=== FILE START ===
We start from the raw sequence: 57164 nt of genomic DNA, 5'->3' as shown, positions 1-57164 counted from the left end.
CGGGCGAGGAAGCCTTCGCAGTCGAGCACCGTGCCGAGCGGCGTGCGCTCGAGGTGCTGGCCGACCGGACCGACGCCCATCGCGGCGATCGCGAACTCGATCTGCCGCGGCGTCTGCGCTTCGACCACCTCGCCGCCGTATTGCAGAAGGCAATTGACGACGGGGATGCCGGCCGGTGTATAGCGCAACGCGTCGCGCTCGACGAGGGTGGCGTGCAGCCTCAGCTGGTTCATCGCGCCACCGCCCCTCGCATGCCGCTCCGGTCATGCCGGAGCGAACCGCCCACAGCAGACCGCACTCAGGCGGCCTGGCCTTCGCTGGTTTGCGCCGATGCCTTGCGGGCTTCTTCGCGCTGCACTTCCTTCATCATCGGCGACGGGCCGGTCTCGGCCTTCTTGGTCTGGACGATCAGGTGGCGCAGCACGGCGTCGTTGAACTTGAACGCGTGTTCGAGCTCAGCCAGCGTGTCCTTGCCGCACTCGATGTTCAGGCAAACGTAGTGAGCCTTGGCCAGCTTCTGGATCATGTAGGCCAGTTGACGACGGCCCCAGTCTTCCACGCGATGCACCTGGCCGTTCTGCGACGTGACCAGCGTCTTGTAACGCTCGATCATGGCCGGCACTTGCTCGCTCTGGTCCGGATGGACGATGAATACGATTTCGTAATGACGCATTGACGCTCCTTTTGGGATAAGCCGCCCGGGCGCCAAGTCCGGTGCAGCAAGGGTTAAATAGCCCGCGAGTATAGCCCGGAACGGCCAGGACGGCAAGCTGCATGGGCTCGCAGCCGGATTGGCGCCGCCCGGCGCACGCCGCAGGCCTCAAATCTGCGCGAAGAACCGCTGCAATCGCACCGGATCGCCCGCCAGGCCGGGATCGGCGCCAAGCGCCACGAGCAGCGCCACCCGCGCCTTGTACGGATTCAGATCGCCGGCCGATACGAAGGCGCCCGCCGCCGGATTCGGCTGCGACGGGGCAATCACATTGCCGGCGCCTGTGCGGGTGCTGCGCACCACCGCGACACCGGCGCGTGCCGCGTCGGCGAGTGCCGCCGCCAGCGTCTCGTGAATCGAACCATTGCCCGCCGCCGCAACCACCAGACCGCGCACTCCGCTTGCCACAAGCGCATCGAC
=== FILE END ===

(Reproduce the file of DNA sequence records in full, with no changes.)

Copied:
We start from the raw sequence: 57164 nt of genomic DNA, 5'->3' as shown, positions 1-57164 counted from the left end.
CGGGCGAGGAAGCCTTCGCAGTCGAGCACCGTGCCGAGCGGCGTGCGCTCGAGGTGCTGGCCGACCGGACCGACGCCCATCGCGGCGATCGCGAACTCGATCTGCCGCGGCGTCTGCGCTTCGACCACCTCGCCGCCGTATTGCAGAAGGCAATTGACGACGGGGATGCCGGCCGGTGTATAGCGCAACGCGTCGCGCTCGACGAGGGTGGCGTGCAGCCTCAGCTGGTTCATCGCGCCACCGCCCCTCGCATGCCGCTCCGGTCATGCCGGAGCGAACCGCCCACAGCAGACCGCACTCAGGCGGCCTGGCCTTCGCTGGTTTGCGCCGATGCCTTGCGGGCTTCTTCGCGCTGCACTTCCTTCATCATCGGCGACGGGCCGGTCTCGGCCTTCTTGGTCTGGACGATCAGGTGGCGCAGCACGGCGTCGTTGAACTTGAACGCGTGTTCGAGCTCAGCCAGCGTGTCCTTGCCGCACTCGATGTTCAGGCAAACGTAGTGAGCCTTGGCCAGCTTCTGGATCATGTAGGCCAGTTGACGACGGCCCCAGTCTTCCACGCGATGCACCTGGCCGTTCTGCGACGTGACCAGCGTCTTGTAACGCTCGATCATGGCCGGCACTTGCTCGCTCTGGTCCGGATGGACGATGAATACGATTTCGTAATGACGCATTGACGCTCCTTTTGGGATAAGCCGCCCGGGCGCCAAGTCCGGTGCAGCAAGGGTTAAATAGCCCGCGAGTATAGCCCGGAACGGCCAGGACGGCAAGCTGCATGGGCTCGCAGCCGGATTGGCGCCGCCCGGCGCACGCCGCAGGCCTCAAATCTGCGCGAAGAACCGCTGCAATCGCACCGGATCGCCCGCCAGGCCGGGATCGGCGCCAAGCGCCACGAGCAGCGCCACCCGCGCCTTGTACGGATTCAGATCGCCGGCCGATACGAAGGCGCCCGCCGCCGGATTCGGCTGCGACGGGGCAATCACATTGCCGGCGCCTGTGCGGGTGCTGCGCACCACCGCGACACCGGCGCGTGCCGCGTCGGCGAGTGCCGCCGCCAGCGTCTCGTGAATCGAACCATTGCCCGCCGCCGCAACCACCAGACCGCGCACTCCGCTTGCCACAAGCGCATCGAC